Catholic Church CRUSADES



One of the more historically revised periods in Christian Europe.

There are no apologetics being done on behalf of the crusading armies for raping, pillaging and murdering in their sojourn across the region of the Levant, especially of those who did not belong to an opposing army or military force. That said, as the article states, that was only a part (however horrific) of the Crusades as a whole.

It has been eloquently argued that the concept of ”holy war” was borrowed by the Christian kings from the invading Islamic armies of Muslims in their takeover of Spain, the idea however of martyrdom for the faith, vastly differs from that of the Muslims, and according to professor Efraim Karsh, in ‘Islamic Imperialism, A History’‘, Muslim armies on more than a single occasion,  allied with Christian armies against other Muslim fiefdoms, and vice versa.

Crusaders were seen as, yet one more faction in an area teeming with factions, seeking control over this port and that plot of land, where objectives of one side sometimes meshed with that of opposing armies. The thing is, where Christiandom involved itself in depravities and violence, it has since that time moved on, Islam however, is stuck where it has been for over 1400 years, and can’t move past, because the violence and intolerance in its ‘holy books’ are immutable and codified into Islamic law.


The clash between Islam and the Western world is as old as Islam itself, but perhaps as misunderstood as any great historical conflict. In what is sure to shed light on this timely topic, worldwide Catholic satellite network EWTN will air special television episodes this coming week.

As the Islamist radical group ISIS rampages through Christian and other minority religious communities from Syria to Iraq–killing, raping, driving out inhabitants, and wantonly destroying holy sites–the West seems paralyzed and reluctant to retaliate against Muslim aggressors.

But in the Middle Ages, kings and knights of Christendom set forth to push back against the inroads of Islamic forces into majority Christian areas in the Holy Land and beyond. Once considered a noble, if ultimately failed, campaign to make sacred sites safe for Christian pilgrims, over the last century or so, the Crusades have gradually become recast as an imperialist surge against peaceful people.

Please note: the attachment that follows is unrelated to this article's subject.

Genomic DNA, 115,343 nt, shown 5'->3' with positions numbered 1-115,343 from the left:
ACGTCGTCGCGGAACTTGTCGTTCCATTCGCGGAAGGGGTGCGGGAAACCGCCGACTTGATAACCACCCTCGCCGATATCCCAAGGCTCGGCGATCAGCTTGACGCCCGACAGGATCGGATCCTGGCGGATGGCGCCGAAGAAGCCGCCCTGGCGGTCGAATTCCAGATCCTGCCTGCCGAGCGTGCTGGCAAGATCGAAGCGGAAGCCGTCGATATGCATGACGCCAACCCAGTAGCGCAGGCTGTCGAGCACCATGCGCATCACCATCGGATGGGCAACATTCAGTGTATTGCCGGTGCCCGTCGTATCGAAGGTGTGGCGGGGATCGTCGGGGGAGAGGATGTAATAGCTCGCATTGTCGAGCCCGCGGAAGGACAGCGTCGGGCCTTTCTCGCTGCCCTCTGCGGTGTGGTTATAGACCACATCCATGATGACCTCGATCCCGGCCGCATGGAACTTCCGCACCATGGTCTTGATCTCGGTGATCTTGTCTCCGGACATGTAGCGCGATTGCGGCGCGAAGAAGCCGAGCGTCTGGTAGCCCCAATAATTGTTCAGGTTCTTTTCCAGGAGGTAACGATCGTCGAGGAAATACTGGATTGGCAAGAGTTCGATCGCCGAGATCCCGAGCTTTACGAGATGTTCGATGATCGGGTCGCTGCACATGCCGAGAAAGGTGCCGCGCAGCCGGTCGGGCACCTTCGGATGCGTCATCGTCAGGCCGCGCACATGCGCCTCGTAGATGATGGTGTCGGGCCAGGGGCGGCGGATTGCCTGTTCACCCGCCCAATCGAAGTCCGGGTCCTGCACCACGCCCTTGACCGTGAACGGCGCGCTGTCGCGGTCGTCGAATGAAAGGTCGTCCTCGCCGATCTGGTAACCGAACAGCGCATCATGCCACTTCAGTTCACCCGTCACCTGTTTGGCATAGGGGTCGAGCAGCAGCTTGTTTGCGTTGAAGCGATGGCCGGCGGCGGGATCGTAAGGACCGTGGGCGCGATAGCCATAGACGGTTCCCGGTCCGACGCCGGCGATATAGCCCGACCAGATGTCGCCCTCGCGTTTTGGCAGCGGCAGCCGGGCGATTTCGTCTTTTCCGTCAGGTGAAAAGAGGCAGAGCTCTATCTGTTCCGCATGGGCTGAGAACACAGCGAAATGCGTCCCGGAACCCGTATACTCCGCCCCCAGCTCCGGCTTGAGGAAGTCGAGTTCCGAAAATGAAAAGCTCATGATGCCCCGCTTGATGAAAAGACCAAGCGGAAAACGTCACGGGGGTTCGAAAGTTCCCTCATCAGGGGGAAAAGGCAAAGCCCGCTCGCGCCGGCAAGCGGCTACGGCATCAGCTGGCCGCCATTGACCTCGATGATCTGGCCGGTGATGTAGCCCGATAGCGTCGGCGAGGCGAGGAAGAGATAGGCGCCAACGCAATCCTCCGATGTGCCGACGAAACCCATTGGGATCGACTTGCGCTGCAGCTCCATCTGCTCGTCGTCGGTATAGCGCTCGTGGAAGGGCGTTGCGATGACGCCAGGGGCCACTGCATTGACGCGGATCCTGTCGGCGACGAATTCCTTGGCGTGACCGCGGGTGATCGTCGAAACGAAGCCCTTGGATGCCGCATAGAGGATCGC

Like many notions currently promulgated by academia and the media, it’s a near-reversal of what actually happened over the course of centuries. As with any great human endeavor, the Crusades had their share of stupidity, brutality, greed, and misadventure, but that is only a piece of the whole story.

And of all the people asked to comment on the Crusades–from scholars to reporters to filmmakers to novelists to activists–one group seldom allowed to have its say is the Catholic Church, whose history is inextricably linked with that of the Crusades.

From October 8-11, at 10 p.m. (ET) each night, EWTN presents The Crusades, a four-part series shot on location in seven countries (Turkey, Israel, France, Austria, England, Spain, and Slovakia). Described at the EWTN blog as “a well-rounded understanding of an important historical event,” each episode features original dramatizations, original music recorded in Europe, and commentary from historians specializing in the period.

These historians are Professor Jonathan Phillips, professor of Crusading History at Royal Holloway, University of London; Professor Jonathan Riley-Smith of Cambridge University, one of Britain’s leading experts on the Crusades; and Professor Thomas F. Madden, chair of the Department of History at St. Louis University, who not only focuses on the Crusades but on the larger issue of the Christian-Muslim conflict.

Preceding the premiere on Wednesday, October 8, airing at 8 p.m. ET is a special episode of EWTN Live, with EWTN staffer and Middle Eastern scholar Father Mitch Pacwainterviewing Stefano Mazzeo, writer, producer, and host of The Crusades, and Madden, author of A Concise History of the Crusades.

More here.

Leave a Reply

Your email address will not be published.

This site uses Akismet to reduce spam. Learn how your comment data is processed.